DSST: Stapleton—Our advisory structure pairs a teacher with a small group of students. Advisories allow students to develop lasting friendships with members of the community and work closely with a staff member who becomes an advocate for their success. The advisor is in constant communication with parents. Above all, DSST is committed to developing well-rounded students in a positive (and fun!) environment.
McAuliffe IB—All sixth-graders attend a three-day orientation where they learn organization, time management, and study skills. Students receive support in managing the social and emotional challenges they sometimes experience when transitioning to middle school.
William Roberts offers a unique team-building experience at the beginning of 6th,7th and 8th grade that develops strong relationships between students and staff. Our small class size supports our philosophy that social and emotional growth is essential in supporting the whole child.
How do (will) you deal with issues that go beyond what the teacher can handle in the classroom (homework, discipline, needs for extra personal support)?
Denver Discovery School—We will have a part-time counselor on staff to provide extra support socio-emotionally for our students. Our after-school “PREP” program is both punitive in holding students accountable to our dress code and academic excellence as well as supportive in that students will stay after school to be provided extra academic and organizational support. We will have a Special Educator, a Gifted and Talented itinerant teacher as well as a full-time Interventionist on staff to support our learners. No more than 45 minutes of homework will be given per evening and never to be a combination of more than one subject area at a time.
DSST: Conservatory Green—We will have high expectations for our students that will be met with a high level of support from teachers and the community at large. Each day, students will meet with their advisory, a teacher and a small group of students, which is designed to keep students on track with their daily assignments and encourage social connections. Our dean will be working with students regularly to ensure that they have the necessary skills to be successful in the classroom. Our teachers are committed to supporting students before and after school with tutoring or extra support, to assist students in their personal development.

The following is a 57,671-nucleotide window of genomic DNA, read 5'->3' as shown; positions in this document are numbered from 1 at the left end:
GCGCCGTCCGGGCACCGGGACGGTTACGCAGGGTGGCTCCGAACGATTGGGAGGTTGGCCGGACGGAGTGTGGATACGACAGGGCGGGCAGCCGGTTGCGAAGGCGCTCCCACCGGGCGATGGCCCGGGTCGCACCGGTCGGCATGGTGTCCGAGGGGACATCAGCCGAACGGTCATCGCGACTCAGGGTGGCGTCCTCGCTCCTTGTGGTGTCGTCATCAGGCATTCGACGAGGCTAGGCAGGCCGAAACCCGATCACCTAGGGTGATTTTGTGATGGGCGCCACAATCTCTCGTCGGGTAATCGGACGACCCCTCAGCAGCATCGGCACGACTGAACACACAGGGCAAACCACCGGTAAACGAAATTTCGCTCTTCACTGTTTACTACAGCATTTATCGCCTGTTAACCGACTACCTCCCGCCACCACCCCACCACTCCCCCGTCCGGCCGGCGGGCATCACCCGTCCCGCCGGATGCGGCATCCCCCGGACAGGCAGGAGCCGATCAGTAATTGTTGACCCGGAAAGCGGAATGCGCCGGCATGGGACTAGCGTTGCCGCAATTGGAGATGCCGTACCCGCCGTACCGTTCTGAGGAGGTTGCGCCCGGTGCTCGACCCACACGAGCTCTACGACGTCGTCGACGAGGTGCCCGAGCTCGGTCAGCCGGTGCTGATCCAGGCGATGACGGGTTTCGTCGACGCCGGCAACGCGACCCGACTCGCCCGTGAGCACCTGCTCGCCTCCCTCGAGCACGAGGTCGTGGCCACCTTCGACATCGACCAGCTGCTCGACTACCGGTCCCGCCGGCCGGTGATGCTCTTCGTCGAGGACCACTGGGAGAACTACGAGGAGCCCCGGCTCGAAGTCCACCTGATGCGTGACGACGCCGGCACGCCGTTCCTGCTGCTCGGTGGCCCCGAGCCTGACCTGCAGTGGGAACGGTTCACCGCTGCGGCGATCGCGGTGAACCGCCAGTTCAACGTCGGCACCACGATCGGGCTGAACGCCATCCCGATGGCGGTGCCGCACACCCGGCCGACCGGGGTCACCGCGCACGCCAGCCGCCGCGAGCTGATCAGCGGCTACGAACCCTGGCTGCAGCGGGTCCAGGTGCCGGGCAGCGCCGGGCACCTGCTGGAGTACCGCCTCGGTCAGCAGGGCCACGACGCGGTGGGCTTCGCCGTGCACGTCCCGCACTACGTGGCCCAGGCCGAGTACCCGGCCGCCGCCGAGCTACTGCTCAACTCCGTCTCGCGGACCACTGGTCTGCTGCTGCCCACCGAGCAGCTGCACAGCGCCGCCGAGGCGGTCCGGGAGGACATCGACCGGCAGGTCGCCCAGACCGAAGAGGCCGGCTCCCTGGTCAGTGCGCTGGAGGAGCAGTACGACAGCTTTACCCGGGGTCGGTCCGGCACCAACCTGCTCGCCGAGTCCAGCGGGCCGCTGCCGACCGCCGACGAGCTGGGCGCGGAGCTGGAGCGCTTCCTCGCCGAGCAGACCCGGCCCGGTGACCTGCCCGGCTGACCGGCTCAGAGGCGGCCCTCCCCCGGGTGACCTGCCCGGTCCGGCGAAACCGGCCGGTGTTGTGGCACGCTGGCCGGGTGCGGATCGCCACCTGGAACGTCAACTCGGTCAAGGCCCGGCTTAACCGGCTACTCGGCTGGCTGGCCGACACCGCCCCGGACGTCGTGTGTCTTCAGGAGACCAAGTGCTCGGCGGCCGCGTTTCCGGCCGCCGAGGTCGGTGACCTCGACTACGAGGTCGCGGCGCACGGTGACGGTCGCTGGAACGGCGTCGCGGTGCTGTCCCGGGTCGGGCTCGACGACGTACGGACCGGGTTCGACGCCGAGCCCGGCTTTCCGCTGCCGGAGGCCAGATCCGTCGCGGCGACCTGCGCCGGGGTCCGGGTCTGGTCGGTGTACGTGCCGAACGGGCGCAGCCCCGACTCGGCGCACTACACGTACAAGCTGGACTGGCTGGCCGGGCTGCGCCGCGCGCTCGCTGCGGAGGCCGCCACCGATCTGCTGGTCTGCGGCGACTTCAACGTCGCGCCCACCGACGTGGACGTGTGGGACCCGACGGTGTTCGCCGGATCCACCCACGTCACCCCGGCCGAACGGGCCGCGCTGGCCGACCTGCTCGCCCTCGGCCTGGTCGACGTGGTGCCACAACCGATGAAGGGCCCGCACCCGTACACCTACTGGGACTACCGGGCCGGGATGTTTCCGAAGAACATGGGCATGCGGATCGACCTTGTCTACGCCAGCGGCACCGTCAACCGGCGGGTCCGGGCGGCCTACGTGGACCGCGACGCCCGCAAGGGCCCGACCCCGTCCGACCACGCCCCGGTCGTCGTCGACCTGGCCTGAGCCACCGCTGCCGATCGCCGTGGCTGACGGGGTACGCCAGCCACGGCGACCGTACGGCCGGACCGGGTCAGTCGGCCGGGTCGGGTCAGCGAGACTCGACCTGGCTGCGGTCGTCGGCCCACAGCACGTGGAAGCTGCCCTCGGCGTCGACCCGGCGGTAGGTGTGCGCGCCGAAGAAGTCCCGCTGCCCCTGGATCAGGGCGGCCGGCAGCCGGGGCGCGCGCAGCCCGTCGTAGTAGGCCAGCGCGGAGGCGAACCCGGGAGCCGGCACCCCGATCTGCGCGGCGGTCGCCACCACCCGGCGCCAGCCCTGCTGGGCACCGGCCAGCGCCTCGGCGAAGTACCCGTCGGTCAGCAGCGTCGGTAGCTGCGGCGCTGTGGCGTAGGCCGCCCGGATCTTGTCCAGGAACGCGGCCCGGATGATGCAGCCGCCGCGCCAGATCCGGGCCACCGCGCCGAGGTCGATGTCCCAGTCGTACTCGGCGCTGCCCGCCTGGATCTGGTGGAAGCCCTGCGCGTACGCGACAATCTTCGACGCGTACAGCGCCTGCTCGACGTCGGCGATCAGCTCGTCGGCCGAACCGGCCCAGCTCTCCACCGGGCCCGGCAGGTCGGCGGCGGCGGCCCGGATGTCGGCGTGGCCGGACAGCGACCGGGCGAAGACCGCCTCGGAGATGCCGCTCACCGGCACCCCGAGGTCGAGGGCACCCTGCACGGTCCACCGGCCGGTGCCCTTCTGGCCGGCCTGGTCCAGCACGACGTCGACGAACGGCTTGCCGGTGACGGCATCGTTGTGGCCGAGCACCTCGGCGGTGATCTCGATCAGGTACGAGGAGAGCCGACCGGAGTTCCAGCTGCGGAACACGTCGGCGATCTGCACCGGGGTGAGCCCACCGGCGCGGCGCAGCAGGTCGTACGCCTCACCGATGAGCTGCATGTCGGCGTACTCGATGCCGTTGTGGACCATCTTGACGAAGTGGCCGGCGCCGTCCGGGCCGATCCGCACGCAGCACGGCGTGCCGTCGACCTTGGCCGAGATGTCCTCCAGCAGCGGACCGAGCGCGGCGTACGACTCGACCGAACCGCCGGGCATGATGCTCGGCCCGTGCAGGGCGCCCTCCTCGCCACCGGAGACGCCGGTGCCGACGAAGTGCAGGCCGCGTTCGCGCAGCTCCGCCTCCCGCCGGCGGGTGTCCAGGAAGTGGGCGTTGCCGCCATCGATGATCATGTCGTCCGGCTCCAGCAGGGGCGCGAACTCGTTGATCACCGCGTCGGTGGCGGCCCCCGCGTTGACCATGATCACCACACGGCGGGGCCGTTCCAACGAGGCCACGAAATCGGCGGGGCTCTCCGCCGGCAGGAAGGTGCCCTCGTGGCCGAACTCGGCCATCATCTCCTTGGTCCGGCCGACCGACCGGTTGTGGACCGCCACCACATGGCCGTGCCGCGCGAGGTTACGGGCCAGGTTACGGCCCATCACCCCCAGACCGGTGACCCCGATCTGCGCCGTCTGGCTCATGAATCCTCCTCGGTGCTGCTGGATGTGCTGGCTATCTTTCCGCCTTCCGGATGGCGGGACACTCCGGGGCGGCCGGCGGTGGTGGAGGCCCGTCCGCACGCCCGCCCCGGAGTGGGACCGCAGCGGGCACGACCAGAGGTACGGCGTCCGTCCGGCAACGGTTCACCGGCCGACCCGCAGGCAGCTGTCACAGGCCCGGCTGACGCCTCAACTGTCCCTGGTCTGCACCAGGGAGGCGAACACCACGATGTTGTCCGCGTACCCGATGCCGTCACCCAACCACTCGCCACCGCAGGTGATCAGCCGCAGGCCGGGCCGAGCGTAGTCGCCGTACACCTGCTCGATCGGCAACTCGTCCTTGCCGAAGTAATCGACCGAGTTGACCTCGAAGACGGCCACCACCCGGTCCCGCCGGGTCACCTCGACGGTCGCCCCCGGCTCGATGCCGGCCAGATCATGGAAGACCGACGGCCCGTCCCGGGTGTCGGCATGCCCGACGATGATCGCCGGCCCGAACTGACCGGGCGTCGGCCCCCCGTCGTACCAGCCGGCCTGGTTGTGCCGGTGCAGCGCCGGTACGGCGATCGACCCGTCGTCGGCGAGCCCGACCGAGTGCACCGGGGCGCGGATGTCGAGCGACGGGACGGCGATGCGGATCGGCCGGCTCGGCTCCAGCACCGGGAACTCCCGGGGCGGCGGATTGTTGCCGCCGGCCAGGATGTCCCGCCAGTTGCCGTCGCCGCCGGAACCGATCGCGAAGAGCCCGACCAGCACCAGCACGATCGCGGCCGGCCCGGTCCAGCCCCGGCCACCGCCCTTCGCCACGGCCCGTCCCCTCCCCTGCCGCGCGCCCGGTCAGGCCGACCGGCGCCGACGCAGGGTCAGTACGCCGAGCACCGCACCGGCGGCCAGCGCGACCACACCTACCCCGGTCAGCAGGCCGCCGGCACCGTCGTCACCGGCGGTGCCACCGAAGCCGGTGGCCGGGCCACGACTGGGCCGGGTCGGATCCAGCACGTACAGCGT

DSST: Stapleton has high expectations for all students, and those expectations are coupled with high support from the entire community. This support comes from the student’s advisory group, which is the front line for any academic or behavioral challenges a student might face. Teachers and administrators offer before- and after-school tutoring daily for all students, and genuinely spend time to get to know each student to ensure they have success at DSST.
McAuliffe IB—We have very high expectations and place a great deal of emphasis on systems and accountability for both students and staff. Positive relationships and a strong school culture allow us to deal with issues proactively when they arise.
William Roberts—We provide numerous interventions and enrichment programs to support students’ needs. Homework clubs, leadership opportunities, and specialized instruction are unique to our upper grades.
What do (will) you do to accommodate students who move at a pace faster or slower than the group?
Denver Discovery School—In our professional development we will discuss (continued from page 15) strategies to ensure that we are tiering our lessons to address the varying levels of learners. Teachers are highly qualified in their contents and can focus solely on their one subject each day, allowing them to instruct students who need extra support or modified lessons or perhaps are ready for more accelerated lessons. Project-based learning allows students to work at their own cognitive capacity as they create, explore, debate, research and finally present their findings. Students can work in groups or individually during these opportunities.